We can’t underestimate the impact of willpower. You’ve probably waited patiently for years, maybe even decades, for your mom to get their estate in order. But now that they are retired and enjoying their golden years, they stubbornly refuse to do any estate planning. What happens now? What can you do?
Well, an Estate Planning Attorney in Franklin TN can assist you. But let’s first examine what happens when your parent refuses to create an estate plan.
The Hard Truth
Estate planning is important for everyone, especially if you have children. When a parent dies without a will or trust in place, the distribution of their assets can be very complicated and contentious.
For starters, the court will appoint a guardian for minor children. Similarly, it will also divide the assets among the heirs according to state law – which may not be what your parent would have wanted.
Your parent may not want to plan her estate for multiple reasons. For instance, they may not think they have enough assets to warrant it, or they may not want to consider their mortality. But that doesn’t change the facts.
What You Can Do
If your mom holds her ground and refuses to create a legacy plan, you’ll need a smart approach to the situation. To this end, you can do the following:
- Have a conversation about why she doesn’t want to plan her estate. Try to be understanding and respectful – after all, this is your parent we’re talking about. Once you’re conversant with the reason behind her refusal, you can tailor your approach accordingly.
- Get professional help. If you’re still struggling to get through to your mom, consider enlisting the help of a professional, such as an estate planning attorney. They can talk to her about the importance of creating an estate plan and field the questions she may have on the subject. Many times, such an expert can be the deciding factor in getting a reluctant parent to create an estate plan. Provided the professional handles the conversation correctly, your mom should see the relevance of an estate plan and why she needs to take action. You could even rope in your mum’s financial advisor if she has one. They probably value their opinion and might be more receptive to what they have to say.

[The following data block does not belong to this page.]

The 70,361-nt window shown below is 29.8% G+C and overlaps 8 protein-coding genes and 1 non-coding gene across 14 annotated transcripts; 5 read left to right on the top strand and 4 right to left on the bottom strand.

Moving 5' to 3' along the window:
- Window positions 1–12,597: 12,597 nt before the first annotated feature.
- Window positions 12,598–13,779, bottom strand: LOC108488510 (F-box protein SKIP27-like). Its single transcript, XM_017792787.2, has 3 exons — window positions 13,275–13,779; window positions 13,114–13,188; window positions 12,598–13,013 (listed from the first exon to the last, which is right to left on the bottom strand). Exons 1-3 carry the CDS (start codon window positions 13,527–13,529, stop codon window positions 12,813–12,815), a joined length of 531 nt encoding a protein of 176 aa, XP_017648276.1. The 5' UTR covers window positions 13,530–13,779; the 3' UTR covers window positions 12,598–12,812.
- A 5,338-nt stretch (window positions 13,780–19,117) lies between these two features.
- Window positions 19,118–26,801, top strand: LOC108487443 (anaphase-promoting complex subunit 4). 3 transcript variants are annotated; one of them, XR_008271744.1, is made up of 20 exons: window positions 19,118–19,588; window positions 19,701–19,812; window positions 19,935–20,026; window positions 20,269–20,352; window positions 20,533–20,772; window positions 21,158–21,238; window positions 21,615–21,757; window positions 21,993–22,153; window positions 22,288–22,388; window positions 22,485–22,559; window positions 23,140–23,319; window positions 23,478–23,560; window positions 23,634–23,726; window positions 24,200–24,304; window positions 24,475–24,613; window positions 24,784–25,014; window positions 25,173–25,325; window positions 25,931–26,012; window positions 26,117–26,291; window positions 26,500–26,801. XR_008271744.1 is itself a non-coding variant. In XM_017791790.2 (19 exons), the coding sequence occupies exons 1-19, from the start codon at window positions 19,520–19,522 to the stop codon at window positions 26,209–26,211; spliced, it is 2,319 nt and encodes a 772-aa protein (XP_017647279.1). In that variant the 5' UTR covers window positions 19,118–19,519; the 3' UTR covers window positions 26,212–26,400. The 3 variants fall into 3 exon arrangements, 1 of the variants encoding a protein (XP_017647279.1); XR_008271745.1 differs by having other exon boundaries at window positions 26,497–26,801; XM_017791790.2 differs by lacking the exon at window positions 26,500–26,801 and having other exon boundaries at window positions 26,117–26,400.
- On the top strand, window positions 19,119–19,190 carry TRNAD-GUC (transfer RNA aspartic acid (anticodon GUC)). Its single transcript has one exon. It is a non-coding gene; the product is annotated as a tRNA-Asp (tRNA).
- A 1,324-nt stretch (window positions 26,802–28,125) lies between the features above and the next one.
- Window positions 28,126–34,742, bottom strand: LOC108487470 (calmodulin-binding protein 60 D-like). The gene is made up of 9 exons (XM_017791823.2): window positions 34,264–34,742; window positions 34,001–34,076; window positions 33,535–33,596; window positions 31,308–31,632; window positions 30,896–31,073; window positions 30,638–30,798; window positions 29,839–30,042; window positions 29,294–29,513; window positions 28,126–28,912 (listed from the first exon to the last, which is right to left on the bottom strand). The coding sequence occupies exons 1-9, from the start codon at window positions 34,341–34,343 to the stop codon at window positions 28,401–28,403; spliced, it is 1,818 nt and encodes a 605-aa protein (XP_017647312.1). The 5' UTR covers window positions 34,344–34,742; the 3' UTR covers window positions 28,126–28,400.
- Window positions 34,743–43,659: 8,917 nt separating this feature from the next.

- Take care of her. In the meantime, help your mom get her affairs in order. This includes helping her create a durable power of attorney and a living will to ensure her wishes are carried out in the event she becomes incapacitated. And by being named as a beneficiary on her retirement accounts and life insurance policy, you can ensure to honor her final wishes – even if she doesn’t have a legacy plan in place.
- Bring up the subject gradually. Talk about legacy planning in passing rather than hitting her with it out of the blue. This approach can help her get used to the idea, and she might even start thinking about it.
- Involve your siblings. If you have brothers or sisters, try to get them on board with convincing your mom to plan her estate. The more people she hears it from, the more likely she is to come around – especially if her favorite child is leading the charge.
- Use “what if” scenarios. Sometimes, it helps to get your parent to think about what could happen if they don’t have an estate plan. For instance, you can ask them what would happen to their assets if they were to pass away unexpectedly. This line of thinking could make them change their mind.
What You Shouldn’t Do
While the approaches above can work to convince your mom to get her affairs in order, it would help to avoid some things. These include:
- Threatening or coercing her – Has anyone ever tried to force you into doing something? It probably left a bad taste in your mouth, no? Well, your mom is human too. Therefore, trying to strong-arm her into taking action will only backfire and make her more resistant to the idea.
- Bribery – Don’t be fooled. Your mum can see through any thinly-veiled attempt to bribe her (by offering an incentive) into legacy planning. Not only is this dishonest, but it can also damage your relationship. The same goes for using guilt as a persuasion – it rarely works.
Sure, creating an estate plan may not be at the top of your mom’s to-do list, but it’s important for her. However, it’s never easy to convince a resistant parent to change their mind. But, if you handle the situation with tact and patience, you can get her to see things your way. While at it, avoid using underhanded tactics.